Children’s author Julia Heckathorn travels the world to learn about different ecosystems and endangered animals. She pours her knowledge into children’s books, hoping the next generation will right the environmental wrongs of our times. As in many children's books, the main character in Heckathorn's stories is an animal. Unlike those other characters, though, this one is real - a kangaroo, that lives in the author’s backyard. VOA’s Penelope Poulou has more.
Video

Video Pet Kangaroo Helps Spread Environmental Message

Children’s author Julia Heckathorn travels the world to learn about different ecosystems and endangered animals. She pours her knowledge into children’s books, hoping the next generation will right the environmental wrongs of our times. As in many children's books, the main character in Heckathorn's stories is an animal. Unlike those other characters, though, this one is real - a kangaroo, that lives in the author’s backyard. VOA’s Penelope Poulou has more.
Video

Video Pro-Russian Separatists Plan 'Federalization Referendum' in Eastern Ukraine

Pro-Russian separatists in eastern Ukraine say they plan to move forward next month with a referendum vote for greater autonomy, despite the Geneva agreement reached with Russia, the U.S. and Ukraine to end the political conflict. VOA's Brian Padden reports from the city of Donetsk in Eastern Ukraine.
Video

Video Pope Francis Hopes Dual Canonizations Will Reconcile Church

On April 27, two popes - John the XXIII and John Paul II - will be made saints in a ceremony at St. Peter’s Square. VOA religion correspondent Jerome Socolovsky says the dual canonization is part of the current pope’s program to reconcile liberals and conservatives in the Roman Catholic Church.
Video

Video In Capturing Nature's Majesty, Film Makes Case for Its Survival

French filmmaker Luc Jacquet won worldwide acclaim for his 2005 Academy Award-winning documentary "March of the Penguins". Now Jacquet is back with a new film that takes movie-goers deep into the heart of a tropical rainforest - not only to celebrate its grandeur, but to make the case for its survival. VOA's Rosanne Skirble reports.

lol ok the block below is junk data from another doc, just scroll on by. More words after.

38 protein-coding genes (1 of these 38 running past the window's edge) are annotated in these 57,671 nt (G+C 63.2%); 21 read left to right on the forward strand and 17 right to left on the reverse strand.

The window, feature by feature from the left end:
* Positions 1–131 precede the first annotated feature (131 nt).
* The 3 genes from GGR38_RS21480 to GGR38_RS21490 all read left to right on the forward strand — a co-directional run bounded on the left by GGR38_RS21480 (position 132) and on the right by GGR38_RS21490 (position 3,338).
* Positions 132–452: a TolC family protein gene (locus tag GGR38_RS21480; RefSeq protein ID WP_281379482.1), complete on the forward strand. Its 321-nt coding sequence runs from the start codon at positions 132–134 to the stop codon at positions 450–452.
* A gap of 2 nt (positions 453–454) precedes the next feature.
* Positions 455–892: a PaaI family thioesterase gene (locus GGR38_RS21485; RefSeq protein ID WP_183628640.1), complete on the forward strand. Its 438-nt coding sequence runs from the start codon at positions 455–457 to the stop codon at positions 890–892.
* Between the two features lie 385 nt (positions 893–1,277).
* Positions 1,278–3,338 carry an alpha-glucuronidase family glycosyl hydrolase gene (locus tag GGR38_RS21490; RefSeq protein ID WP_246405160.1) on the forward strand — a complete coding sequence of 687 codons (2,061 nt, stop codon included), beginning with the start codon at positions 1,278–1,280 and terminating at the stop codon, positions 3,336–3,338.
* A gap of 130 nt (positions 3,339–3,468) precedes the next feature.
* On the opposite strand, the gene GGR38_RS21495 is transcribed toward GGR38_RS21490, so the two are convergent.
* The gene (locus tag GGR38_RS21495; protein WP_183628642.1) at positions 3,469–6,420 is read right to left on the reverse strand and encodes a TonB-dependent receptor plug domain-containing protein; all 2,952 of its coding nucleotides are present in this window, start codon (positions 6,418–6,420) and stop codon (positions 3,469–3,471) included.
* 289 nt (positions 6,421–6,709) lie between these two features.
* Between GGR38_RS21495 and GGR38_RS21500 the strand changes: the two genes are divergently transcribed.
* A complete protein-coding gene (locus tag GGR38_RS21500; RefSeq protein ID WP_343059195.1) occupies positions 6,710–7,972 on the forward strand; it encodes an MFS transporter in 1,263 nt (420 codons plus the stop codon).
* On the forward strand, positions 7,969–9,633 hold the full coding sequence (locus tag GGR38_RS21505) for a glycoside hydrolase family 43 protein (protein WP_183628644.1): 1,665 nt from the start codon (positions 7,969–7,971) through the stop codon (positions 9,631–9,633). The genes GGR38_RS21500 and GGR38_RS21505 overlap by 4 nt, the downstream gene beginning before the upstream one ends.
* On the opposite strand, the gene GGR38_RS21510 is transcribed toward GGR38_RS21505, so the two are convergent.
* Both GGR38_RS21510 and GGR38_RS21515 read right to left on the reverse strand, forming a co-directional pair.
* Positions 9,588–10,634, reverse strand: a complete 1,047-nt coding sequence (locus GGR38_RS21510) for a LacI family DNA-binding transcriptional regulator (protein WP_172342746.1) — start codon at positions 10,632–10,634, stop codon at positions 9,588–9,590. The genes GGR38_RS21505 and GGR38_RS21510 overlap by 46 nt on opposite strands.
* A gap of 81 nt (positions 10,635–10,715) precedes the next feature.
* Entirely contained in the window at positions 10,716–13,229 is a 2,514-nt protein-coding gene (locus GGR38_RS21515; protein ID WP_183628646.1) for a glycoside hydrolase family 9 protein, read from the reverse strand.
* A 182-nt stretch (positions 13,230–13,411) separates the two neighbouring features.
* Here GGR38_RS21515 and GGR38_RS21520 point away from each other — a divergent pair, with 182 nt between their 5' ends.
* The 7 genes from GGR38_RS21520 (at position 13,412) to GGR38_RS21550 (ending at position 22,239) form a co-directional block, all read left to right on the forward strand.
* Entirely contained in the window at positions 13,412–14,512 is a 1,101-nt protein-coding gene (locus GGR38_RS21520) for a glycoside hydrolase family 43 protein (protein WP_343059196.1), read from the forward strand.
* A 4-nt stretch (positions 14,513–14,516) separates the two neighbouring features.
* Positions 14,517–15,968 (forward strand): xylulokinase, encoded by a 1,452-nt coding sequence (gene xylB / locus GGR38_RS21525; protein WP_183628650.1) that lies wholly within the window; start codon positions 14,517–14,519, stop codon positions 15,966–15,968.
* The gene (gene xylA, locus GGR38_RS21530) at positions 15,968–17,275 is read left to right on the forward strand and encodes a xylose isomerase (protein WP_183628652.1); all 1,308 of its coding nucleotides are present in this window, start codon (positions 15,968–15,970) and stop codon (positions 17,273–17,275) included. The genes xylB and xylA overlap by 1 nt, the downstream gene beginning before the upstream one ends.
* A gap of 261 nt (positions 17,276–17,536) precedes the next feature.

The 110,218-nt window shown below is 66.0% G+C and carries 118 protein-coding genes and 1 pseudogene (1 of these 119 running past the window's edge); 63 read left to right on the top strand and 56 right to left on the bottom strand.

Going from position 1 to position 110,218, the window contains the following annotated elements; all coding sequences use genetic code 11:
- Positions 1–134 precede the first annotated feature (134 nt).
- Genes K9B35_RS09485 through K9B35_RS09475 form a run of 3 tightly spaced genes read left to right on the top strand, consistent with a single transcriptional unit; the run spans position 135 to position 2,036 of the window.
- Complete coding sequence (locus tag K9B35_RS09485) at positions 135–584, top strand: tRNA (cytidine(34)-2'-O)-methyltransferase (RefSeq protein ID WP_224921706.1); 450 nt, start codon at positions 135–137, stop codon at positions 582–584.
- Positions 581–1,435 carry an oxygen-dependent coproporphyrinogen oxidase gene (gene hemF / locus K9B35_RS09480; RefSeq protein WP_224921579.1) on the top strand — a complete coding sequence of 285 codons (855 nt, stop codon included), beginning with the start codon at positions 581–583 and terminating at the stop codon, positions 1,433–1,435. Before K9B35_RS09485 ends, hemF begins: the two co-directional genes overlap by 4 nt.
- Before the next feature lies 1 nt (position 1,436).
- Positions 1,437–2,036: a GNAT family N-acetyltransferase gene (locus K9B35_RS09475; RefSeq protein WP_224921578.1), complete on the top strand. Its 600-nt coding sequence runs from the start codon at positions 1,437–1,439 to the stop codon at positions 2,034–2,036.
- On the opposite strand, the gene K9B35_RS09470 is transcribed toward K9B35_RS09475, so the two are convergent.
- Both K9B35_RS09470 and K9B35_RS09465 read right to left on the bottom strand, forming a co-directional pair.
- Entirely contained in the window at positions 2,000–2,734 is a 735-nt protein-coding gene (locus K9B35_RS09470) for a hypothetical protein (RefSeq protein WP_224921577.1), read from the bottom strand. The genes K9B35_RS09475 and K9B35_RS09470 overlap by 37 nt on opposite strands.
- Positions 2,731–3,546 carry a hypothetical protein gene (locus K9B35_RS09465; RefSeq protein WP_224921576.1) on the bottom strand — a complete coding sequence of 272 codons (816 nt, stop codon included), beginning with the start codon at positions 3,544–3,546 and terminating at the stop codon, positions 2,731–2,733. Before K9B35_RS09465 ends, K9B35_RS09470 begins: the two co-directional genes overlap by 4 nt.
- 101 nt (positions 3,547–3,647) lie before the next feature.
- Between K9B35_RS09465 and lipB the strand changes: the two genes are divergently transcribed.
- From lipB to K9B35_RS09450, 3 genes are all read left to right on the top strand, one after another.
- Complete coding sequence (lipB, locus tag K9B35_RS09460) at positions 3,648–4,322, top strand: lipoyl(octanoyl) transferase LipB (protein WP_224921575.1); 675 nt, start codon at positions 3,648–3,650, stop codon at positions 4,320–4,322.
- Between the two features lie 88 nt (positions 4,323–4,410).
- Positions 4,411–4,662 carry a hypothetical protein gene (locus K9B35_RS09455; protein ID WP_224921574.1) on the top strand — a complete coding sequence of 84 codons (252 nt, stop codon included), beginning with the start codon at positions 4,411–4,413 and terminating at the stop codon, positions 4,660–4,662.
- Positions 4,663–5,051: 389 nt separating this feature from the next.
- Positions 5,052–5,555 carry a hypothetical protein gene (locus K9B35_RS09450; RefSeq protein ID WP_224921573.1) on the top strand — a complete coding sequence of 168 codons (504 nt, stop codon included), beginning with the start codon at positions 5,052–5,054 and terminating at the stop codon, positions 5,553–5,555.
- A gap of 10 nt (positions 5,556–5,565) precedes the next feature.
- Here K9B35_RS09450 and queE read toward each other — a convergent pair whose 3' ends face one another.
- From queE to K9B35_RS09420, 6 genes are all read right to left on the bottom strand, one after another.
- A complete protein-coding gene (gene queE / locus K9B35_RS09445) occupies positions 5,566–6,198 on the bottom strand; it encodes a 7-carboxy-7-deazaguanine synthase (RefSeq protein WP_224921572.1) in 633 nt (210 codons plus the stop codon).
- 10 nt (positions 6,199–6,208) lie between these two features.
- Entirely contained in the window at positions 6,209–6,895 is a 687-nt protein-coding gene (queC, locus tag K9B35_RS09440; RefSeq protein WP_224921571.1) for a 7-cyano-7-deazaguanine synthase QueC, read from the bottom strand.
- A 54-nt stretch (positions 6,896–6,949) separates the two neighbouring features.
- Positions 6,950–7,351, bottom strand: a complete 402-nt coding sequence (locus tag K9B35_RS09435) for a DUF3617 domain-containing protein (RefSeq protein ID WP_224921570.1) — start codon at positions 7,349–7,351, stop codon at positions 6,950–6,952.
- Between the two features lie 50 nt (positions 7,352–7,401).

Video

Video Boston Marathon Bittersweet for Many Runners

Monday's running of the Boston Marathon was bittersweet for many of the 36,000 participants as they finished the run that was interrupted by a double bombing last year. Many gathered along the route paid respect to the four people killed as a result of two bombings near the finish line. VOA's Carolyn Presutti returned to Boston this year to follow two runners, forever changed because of the crimes.
Video

Video International Students Learn Film Production in World's Movie Capital

Hollywood - which is part of Los Angeles - is the movie capital of the world, and many aspiring filmmakers go there in hopes of breaking into the movie business. Mike O'Sullivan reports that regional universities are also a magnet for students who hope to become producers or directors.
Video

Video Pacific Rim Trade Deal Proves Elusive

With the U.S.-led war in Iraq ended and American military involvement in Afghanistan winding down, President Barack Obama has sought to pivot the country's foreign policy focus towards Asia. One aspect of that pivot is the negotiation of a free-trade agreement among 12 Pacific Rim nations. But as Obama leaves this week on a trip to four Asian countries he has found it very difficult to complete the trade pact. VOA's Ken Bredemeier has more from Washington.
Video

Video Autistic Adults Face Housing, Job Challenges

Many parents of children with disabilities fear for the future of their adult child. It can be difficult to find services to help adults with disabilities - physical, mental or emotional - find work or live on their own. The mother of an autistic boy set up a foundation to advocate for the estimated 1.2 million American adults with autism, a developmental disorder that causes communication difficulties and often social difficulties. VOA's Faiza Elmasry reports.
AppleAndroid